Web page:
Jack Smith

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Jack Smith
See also: DC persecution of Trump

Jack Smith. sometimes known as Dirty Jack or Delusional Jack, is the special council appointed by Biden junta chief prosecutor Merrick Garland to lead the DC persecution of Trump in the Trump insurrection hoax to interfere in the 2024 presidential election and American democracy.

On November 1, 2023, the federal judge presiding over Jack Smith's prosecution of Trump in Florida complained about Smith's team wasting her time and commented further about them: “I’m not seeing in your position a level of understanding to these realities.”[1]

By a 9-0 margin on December 22, 2023, the U.S. Supreme Court unanimously rejected a legal stunt by Jack Smith to appeal a district court ruling in his favor to the U.S. Supreme Court, in order to expedite the politically motivated trial of Trump for prior to the presidential election.

Background

Smith has a shockingly weak academic record for someone in his position: he graduated merely "cum laude" from Harvard, which means he could have been in the bottom half of his class.[2] Smith apparently did not serve on a law review. He did not obtain any post-graduation clerkship, as many of his higher-achieving classmates did. Smith's first job after graduation, in the Manhattan DA's office, was relatively non-selective. It's quite possible he lacks an understanding of basic legal concepts, and the interplay between courts and other branches of government.

The U.S. Supreme Court unanimously reversed a many-year, multi-million-dollar prosecution by Smith of Republican Virginia Gov. Bob McDonnell, which cost him more than $27 million to defend.

2024 Presidential election interference

See also: 2024 Presidential election interference

WSJ columnist Holman Jenkins wrote, “Mr. Smith was only named after a leak signaling Joe Biden’s displeasure with the department for not being aggressive enough against Mr. Trump.”[3] The order appointing Smith on Nov. 18, 2022, is posted on the DOJ website.[4] Sundance of Theconservativetreehouse summarizes the intent:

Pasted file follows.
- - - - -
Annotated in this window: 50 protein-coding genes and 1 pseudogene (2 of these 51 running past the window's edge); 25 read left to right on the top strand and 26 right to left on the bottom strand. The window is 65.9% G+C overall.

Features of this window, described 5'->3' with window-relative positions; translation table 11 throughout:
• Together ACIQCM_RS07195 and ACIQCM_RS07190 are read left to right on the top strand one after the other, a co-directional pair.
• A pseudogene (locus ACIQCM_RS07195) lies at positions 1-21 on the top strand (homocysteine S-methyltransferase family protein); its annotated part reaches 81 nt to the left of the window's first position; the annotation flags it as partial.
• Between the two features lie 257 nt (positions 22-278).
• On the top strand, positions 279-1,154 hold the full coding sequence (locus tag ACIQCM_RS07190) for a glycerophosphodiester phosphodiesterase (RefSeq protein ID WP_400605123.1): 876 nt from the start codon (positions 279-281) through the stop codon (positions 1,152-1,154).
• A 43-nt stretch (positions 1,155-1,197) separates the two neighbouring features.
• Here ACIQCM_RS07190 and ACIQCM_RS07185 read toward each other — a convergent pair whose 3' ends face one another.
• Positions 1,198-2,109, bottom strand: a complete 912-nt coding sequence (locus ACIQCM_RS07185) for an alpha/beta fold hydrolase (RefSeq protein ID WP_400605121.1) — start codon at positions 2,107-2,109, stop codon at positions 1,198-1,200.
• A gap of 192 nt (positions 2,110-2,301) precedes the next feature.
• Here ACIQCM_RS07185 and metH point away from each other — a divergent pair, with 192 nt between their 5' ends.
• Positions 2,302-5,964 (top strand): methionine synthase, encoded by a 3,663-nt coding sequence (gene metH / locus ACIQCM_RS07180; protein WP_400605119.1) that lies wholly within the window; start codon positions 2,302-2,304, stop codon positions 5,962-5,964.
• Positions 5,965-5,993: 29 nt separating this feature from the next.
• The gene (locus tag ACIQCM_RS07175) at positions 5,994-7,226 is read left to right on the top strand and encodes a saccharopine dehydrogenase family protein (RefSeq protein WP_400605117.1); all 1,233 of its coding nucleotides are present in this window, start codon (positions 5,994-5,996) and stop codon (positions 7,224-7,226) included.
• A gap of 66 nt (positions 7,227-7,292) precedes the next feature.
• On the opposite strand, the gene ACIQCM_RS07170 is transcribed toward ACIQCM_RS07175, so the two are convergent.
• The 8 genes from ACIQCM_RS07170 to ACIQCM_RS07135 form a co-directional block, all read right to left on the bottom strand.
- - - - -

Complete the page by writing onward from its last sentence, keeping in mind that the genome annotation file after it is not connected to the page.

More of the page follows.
"Rod Rosenstein, Robert Mueller, Michael Horowitz, Bill Barr, John Durham and now, Merrick Garland, Lisa Monaco and Jack Smith, were/are all attempting to defend the institutional interests of a comprehensively corrupt Washington DC political apparatus. All of these participants were/are involved in one long continuum of an effort to hide the corruption and protect the institutions. The weaponized institutions of government, and the evidence of that corrupt activity, are what they are protecting."[5]

Smith has unjustifiably concealed the identity of his politically motivated prosecutors, but it has been reported that several donated to Biden's election campaign in addition to Smith's wife donating a substantial amount to Biden's campaign and the Biden Victory Fund super PAC.[6] The WSJ reported that Smith directs “about 40 to 60 lawyers, paralegals, support staff and FBI agents” and yet only 6 of these taxpayer-funded lawyers have been disclosed to the public as of Aug. 11, 2023.[7]

U.S. v. Trump

On October 6, 2023 Judge Aileen Cannon paused litigation as she considers whether to grant Trump’s motion to extend deadlines related to classified material. Trump Attorneys argued that prosecutors were employing delaying tactics in the discovery process, thereby taking too long to deliver evidence. According to their motion, they deemed the May trial date unworkable. “On July 18, 2023, the Special Counsel’s Office represented to the Court that ‘all’ discovery would be available on ‘day one,’” Trump’s lawyers wrote. They also wrote that Smith’s Florida classified docs trial set for May 20, 2024 and his separate March 4, 2024 DC trial regarding Trump’s so-called effort to stop the transfer of power set for March 4 require “Trump and his lawyers to be in two places at once.” CBS News reported Trumps lawyers saying, “And, months after the Office’s representation to the Court, discovery is not complete in this case—including with respect to the classified documents at issue in more than 25% of the [Espionage Act] counts in the Superseding Indictment.”[8]

References

External link